Well, a third dignitary also showed up here yesterday: Finland's president, Tarja Halonen.

I know that Abbas met this week with Kouchner and Moratinos in Amman, and I believe Halonen was part of that meeting. Her itinerary included stops in both Jordan and PA territory. But if she wasn't at that meeting, then Finnish Foreign Minister Alexander Stubb certainly was.

In fact,The Jordan Times, in discussing this meeting between Europeans and PA officials reports that the representatives of the PA said they have six options as to how to proceed (six?), "including unilateral declaration of an independent Palestinian state without an agreement with Israel..." Of the six, only this was specified.

And what do you think these European trouble mak... excuse me, I mean diplomats said to Abbas? It is not likely that they encouraged him to lower his demands regarding the freeze and sit at the table and hammer things out. What is most likely the case is that they stiffened his back, either jointly or one at a time, giving him a sense of increased strength about the possibility of going it alone, via a unilateral declaration. I believe he has been encouraged, even if only subtly, in his plans. I believe he has heard how eager Europe is to see the formation of a Palestinian state, without delay.

So, unless Obama pulls a rabbit out of a hat, and speedily, we'll soon be able to stop thinking about the freeze and all the rest. And breathe a sigh of relief on that score.

Nor need I offer any pretense with regard to my pleasure that what Obama tried to push artificially, for political purposes of his own, but with great disregard for our rights and security needs, will likely fail. If even the prospect of direct talks disappears before the elections (something he has been trying mightily to forestall), he will be greatly chagrinned.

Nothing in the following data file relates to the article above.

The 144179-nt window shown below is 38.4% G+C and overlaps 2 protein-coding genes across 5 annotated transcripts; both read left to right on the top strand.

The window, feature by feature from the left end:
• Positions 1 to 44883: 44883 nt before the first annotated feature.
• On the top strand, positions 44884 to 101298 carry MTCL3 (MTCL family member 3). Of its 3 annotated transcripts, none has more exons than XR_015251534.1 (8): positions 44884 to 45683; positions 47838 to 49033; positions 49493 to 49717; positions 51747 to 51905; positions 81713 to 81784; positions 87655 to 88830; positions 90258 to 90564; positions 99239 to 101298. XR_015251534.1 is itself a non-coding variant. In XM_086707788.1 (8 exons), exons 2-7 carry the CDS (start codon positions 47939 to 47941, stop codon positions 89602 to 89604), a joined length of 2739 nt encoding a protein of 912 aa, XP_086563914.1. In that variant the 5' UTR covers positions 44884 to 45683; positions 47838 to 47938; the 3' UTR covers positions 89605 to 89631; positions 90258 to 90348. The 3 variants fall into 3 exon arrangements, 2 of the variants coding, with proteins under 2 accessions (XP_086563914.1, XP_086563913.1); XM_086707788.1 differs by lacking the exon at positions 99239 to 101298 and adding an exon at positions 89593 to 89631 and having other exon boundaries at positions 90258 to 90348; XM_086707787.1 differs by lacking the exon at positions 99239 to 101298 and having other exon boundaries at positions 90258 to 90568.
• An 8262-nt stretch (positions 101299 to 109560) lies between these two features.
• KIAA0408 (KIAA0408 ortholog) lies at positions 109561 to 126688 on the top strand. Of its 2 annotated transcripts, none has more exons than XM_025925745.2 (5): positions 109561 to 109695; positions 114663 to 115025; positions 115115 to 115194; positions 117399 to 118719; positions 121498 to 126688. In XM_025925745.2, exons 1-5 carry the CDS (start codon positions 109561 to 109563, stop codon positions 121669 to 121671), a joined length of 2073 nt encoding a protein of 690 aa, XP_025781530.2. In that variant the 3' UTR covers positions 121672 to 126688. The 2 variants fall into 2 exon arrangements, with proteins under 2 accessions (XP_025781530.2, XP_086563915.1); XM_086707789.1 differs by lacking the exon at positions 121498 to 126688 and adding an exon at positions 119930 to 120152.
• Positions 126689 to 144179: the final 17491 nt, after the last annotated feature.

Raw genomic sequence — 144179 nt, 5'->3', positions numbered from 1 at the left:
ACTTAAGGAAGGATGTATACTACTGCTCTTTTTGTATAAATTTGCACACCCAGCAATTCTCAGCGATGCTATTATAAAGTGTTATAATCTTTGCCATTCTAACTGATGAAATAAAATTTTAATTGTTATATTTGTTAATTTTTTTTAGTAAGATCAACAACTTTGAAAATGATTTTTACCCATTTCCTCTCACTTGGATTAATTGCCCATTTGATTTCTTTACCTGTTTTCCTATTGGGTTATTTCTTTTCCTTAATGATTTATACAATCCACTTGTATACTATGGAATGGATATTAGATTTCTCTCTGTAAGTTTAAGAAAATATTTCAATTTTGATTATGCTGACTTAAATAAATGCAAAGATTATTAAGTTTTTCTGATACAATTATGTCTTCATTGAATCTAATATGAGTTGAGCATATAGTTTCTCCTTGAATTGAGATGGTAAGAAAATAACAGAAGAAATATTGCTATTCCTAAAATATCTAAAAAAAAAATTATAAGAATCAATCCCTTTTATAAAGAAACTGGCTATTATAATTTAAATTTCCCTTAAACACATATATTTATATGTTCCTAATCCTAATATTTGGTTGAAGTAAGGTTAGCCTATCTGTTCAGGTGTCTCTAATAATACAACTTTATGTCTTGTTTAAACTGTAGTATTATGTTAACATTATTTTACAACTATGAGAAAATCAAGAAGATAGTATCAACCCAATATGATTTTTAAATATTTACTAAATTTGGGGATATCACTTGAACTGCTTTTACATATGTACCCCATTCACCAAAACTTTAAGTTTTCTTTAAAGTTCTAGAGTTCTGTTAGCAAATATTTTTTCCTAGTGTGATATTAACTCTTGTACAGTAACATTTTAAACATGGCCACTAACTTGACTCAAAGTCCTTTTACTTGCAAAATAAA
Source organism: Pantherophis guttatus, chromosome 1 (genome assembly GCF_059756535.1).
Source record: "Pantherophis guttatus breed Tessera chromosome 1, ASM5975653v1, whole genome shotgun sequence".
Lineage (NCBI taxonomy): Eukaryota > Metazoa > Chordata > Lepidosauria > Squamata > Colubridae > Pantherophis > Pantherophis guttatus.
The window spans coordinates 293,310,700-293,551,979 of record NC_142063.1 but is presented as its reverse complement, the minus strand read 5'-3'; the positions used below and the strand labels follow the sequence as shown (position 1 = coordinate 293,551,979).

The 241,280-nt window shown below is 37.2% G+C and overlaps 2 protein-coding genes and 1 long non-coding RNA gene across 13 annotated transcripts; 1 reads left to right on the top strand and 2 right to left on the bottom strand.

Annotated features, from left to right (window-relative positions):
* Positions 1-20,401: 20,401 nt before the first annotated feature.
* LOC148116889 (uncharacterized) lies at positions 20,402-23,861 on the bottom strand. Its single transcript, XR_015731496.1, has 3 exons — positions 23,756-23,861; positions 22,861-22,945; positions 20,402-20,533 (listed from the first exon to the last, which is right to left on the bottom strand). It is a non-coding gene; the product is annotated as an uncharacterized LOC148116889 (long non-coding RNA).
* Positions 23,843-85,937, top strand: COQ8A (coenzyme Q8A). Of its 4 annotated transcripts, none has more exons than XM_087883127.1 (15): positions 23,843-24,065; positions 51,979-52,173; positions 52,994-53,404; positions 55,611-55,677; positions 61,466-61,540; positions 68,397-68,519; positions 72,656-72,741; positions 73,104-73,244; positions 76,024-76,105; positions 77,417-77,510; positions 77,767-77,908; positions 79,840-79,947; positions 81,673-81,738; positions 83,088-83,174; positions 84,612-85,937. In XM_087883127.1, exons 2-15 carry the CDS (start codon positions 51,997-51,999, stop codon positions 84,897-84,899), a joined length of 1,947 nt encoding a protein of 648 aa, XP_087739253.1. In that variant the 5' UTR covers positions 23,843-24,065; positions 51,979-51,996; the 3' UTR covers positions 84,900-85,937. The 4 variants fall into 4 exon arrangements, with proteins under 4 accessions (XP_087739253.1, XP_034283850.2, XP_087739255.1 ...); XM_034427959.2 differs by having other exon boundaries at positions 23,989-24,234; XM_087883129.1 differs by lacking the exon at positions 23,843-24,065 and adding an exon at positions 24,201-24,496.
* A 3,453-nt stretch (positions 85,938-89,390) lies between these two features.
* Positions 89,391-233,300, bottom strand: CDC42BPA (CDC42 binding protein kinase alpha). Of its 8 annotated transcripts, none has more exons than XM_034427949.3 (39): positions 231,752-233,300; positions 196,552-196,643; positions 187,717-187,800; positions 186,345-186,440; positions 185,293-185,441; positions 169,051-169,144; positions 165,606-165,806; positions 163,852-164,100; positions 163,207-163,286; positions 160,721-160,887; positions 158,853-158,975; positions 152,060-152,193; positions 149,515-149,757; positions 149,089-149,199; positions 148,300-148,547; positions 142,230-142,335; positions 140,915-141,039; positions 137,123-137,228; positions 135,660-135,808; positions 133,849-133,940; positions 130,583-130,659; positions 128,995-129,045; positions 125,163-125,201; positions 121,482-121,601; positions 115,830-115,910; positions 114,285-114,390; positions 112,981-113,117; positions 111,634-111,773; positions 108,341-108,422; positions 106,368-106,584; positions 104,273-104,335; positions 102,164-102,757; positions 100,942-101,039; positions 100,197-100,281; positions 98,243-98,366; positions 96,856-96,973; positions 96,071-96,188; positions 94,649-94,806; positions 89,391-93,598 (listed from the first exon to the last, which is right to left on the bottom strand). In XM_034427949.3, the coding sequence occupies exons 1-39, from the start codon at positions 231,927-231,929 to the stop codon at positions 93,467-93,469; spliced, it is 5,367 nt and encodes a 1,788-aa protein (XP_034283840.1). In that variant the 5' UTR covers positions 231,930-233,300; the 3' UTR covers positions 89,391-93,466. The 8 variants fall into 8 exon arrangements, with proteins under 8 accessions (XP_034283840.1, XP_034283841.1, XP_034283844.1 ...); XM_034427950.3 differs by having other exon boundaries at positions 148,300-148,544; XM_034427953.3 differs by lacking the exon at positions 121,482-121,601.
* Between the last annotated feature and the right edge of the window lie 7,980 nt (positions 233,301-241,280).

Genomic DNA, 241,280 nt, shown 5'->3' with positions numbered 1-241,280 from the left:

Of course, he has only himself to blame. For excessively raising hopes, for setting unreasonable time tables, and for himself originally demanding that we freeze construction, making it difficult for Abbas to do less.

What I ponder -- although it's unlikely we'll ever know -- is what Obama thinks of European statements and behavior now. And how angry he is at Abbas, though he'll be loathe to admit any anger at all.

But then, after we find we can breathe that sigh of relief, it will be time for the best diplomats and lawyers and international strategists that our nation has to apply themselves to what is likely to be coming down the road within the next ten months or so. It is roughly in August of 2011 that PA Prime Minister Fayyad has said he would be ready to unilaterally declare a state. Petitioning of the Security Council, if that is the way he would opt to go, would proceed next. Or, alternately, seeking the backing of Europe and possibly the US.

This will be a time when American supporters of Israel will need to act to maximum effectiveness.